|1851||A group of New Orleans bankers, forwarding merchants, and other businessmen met to study the feasibility of a railroad from New Orleans to the Attakapas County, to California and other branch lines even hinted. The primary objective was to the rich Attakapas County to Opeousas. Other meetings were held that year with representatives from other parishes involved for decisions as to route, right of ways and the purpose of forming a company. Amongst the vice presidents of the Company was one AMBROSE LANFEAR. On the permanent executive committee was AMBROSE LANFEAR. A preliminary survey was made. Landowners along the way donated land for right of ways. It definitely was not a "Land Grant" railway.|
|1853||The NEW ORLEANS, OPELOUSAS AND GREAT WESTERN R.R. COMPANY was incorporated. It was to start at Algiers, via Thibodeux, Berwick Bay, Washington in St. Landry Parish, the Sabine at the Texas line to El Paso and California, with various branchlines proposed. The line went right through the "Coteau de France." Mr. Lanfear already owned #74, as can be seen. The building of this Rail Road is a great saga in the history of this country and is most interesting.|
|1854||Ambrose Lanfear buys #529 from William Polk who had acquired it from Mr. Ward.|
|1855||Maurice Hauke, U.S. Deputy Surveyor, has surveyed #74 and 529. This is the first thorough and official survey ever made of those properties. The survey was approved by W. I. McCulloch Surveyor General of Louisiana. McCulloch submitted this survey to the General Land Offices in Washington. The General Land Office did not approve of that part of the Hauke Survey of #74 which a neck of it extended North-East of the Bayou Crocodile and ordered it surveyed as public lands. Lanfear the owner of 74 appealed to Congress that such a decision of the General Land Office was unjustified and would sever his lands extending from the Mississippi and would thus do him irreparable harm. Lanfear claimed that the lands he had bought extended from the Mississippi and extended unbroken to the Bayou Des Allemands and included the Coteau de France that is #74 and 529. Lanfear prays to Congress to pass and Act for his relief. That is to confirm the Hauke Survey and its approval by McCulloch and to reverse the decision of the General Land Office.|
|1856||On 18 Aug. 1856 Congress passes an Act "For the Relief of Ambrose Lanfear," awards to Lanfear IN SO FAR AS ANY OF THE RIGHTS OF THE U.S. OVER THE LANDS WERE CONCERNED the entire tracts 74 and 529 and approves the survey of Hauke as originally made and reverses the General Land Office. President Franklin Pierce signs the Act. This Act of Congress be it noted protected Lanfear from any claims of the U.S., but it specifically stated that it did not protect Lanfear from any other local claims by private individuals, the State of Louisiana, etc. all of which might have been settled in the Courts. The Act simply removed the UNITED STATES from any claim on the land.|
|1858||The famous "Scrip" act was passed by Congress. They were officially known as "Certificates of Location." These were Government certificates awarded to a person for one reason or another and was transferable for the purchase of land either public or private.|
|1866(?)||After Lanfear had had the Act of 1856 passed, he then proceeded to exploit his land and first he began by attempting to evict various squatters. Hunley and others who were living on the land in that part of tract 74 north of Bayou Crocodile brought suit against Lanfear in district Court. It is here that the battle of the Crocodiles began. Hunley and the Squatters claimed one Bayou Crocodile as the Eastern Boundary and Lanfear another yet further east. The Lanfear group claimed (with some justification) that Louisiana being so full of Crocodile (alligators) that many a bayou was so named in the days of old. One Washington Official no doubt very harassed with all these claims and counterclaims greatly lamented those Ubiquitous Louisiana Saurians. However Lanfear lost his case in the Louisiana Court. He lost his appeal in the State Supreme Court. He took it to the U.S. Supreme Court and the highest court refused to reverse the lower courts. It was from then that the present Bayou Crocodile as seen on maps became the Eastern Boundary of Claim 74 and Hunley and the Squatters remained on their lands which they claimed by pre-emption of public lands.|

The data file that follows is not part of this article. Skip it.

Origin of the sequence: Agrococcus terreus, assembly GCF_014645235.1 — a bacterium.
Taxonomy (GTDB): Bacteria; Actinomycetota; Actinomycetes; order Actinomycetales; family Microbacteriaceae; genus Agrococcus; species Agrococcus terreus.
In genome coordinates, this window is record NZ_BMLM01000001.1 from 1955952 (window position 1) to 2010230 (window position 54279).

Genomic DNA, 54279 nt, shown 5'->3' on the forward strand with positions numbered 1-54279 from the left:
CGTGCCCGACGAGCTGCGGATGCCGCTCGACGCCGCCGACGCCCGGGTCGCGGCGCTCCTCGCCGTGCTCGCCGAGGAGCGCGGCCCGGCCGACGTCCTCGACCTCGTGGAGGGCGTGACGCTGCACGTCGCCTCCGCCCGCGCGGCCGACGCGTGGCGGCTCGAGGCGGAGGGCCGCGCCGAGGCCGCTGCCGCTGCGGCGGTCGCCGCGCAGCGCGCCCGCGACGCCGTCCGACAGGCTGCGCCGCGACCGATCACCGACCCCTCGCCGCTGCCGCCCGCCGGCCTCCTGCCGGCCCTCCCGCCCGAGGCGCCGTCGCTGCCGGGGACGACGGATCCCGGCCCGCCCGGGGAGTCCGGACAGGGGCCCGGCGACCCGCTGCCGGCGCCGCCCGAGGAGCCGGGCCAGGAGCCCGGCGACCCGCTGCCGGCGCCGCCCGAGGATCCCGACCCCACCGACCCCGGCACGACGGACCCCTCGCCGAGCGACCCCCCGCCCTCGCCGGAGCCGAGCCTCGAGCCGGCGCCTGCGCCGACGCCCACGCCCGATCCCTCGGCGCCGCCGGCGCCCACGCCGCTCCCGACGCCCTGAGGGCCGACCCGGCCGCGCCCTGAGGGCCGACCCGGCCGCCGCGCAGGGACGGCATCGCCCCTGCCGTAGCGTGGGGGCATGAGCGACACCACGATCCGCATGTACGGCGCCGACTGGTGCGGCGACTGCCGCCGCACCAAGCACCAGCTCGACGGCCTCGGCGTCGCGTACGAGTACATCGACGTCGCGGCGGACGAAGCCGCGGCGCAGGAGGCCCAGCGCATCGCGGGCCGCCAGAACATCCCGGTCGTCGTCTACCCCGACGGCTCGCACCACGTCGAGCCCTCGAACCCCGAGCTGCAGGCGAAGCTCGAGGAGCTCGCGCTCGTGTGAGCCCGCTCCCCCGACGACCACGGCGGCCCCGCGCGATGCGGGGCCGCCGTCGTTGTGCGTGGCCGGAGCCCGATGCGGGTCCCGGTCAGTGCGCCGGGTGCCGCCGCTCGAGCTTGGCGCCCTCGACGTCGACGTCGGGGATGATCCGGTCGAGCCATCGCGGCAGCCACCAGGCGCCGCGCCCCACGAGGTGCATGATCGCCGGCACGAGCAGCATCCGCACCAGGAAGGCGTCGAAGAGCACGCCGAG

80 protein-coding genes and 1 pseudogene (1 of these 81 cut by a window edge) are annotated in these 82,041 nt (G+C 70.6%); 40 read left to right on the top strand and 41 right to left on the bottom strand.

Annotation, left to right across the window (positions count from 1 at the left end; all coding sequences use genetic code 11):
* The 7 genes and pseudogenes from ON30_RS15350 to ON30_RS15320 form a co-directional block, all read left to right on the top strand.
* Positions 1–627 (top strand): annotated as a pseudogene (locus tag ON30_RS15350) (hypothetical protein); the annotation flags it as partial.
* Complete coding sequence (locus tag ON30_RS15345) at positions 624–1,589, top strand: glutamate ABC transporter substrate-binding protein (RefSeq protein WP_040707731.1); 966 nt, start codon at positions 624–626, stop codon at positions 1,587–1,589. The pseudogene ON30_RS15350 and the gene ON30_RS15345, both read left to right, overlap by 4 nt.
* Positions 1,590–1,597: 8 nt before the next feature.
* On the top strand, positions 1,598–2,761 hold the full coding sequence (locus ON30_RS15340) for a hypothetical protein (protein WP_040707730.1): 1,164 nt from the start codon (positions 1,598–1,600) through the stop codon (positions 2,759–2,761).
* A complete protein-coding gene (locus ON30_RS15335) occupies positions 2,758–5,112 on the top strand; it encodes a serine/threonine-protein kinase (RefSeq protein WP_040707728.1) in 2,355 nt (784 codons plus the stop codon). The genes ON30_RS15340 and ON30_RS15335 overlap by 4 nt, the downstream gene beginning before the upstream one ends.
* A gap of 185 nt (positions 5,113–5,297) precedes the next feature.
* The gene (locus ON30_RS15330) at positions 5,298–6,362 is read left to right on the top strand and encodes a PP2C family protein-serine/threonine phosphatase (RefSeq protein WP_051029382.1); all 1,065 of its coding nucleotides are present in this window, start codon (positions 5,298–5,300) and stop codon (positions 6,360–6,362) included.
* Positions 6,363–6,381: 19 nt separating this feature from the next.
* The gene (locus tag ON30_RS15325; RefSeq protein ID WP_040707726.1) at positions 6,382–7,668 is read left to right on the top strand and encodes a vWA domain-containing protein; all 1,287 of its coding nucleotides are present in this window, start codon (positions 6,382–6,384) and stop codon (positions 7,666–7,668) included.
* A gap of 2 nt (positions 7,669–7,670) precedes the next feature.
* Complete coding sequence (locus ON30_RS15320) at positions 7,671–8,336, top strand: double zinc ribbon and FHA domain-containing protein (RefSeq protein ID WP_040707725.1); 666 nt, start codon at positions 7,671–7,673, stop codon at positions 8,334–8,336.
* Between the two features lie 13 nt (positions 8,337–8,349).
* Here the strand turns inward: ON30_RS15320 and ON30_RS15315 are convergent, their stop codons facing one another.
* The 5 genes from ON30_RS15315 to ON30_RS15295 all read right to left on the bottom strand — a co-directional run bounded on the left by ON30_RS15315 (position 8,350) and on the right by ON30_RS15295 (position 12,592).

|1868||Laneige Daspit Champagne-Roussarie moved to New Orleans at about this time.|
|1875||Laneige and her brother Justin made several trips to the Lafourche country and elsewhere securing signatures from heirs of Pierre Daspit for power of attorney to secure an injunction to evict squatters from her alleged property 529 consisting of 5824 ARPENTS. The injunction was granted. However it was never inforced. On advice of her lawyer probably in possession of 9/10 of the law Laneige herself with a son moved on the land. However the son became ill and she had to return to New Orleans where she lived with her daughter (Mrs. Pierre Brunet).|
|1876||The U.S. Issues a patent to Lanfear heirs for 74 and 529.|
|1877||The Surveyor general of the State of Louisiana issued 21 Certificates of Location "Scrip" good for 1690-45/100 acres of land (each certificate worth 80 acres except the last one for 90 45/100) and issued them to Ambrose Lanfear the owner of claim 74 and 529 now merged into one piece of property as per the Act of Congress of 1856. Lanfear claimed this Scrip and applied for it because of this merger of the 2 tracts of land that he had in good faith separately acquired. However by this merger he had actually lost 1690 45/100 acres - that part of the Toups 74 acreage merged into the Daspit 529 tract. So Lanfear applied for this scrip to cover this loss. The Surveyor General of Louisiana approved the scrip and actually wrote it out. However when it was sent to the General Land Office in Washington it was not approved and canceled on the grounds that true Lanfear had acquired the 2 tracts in separate purchases, still he himself had requested the Congress merge it into one tract as was done by the Act of 1856. The General Land Office argued that Lanfear had requested the Act to give him (Lanfear) positive protection and that from that date the land became one piece and no part of it subject to scrip, scrip being designed for those who lose a part of their land. The Land Office contended that Lanfear had not lost any land and that he actually possessed it. Therefore the scrip was denied him.|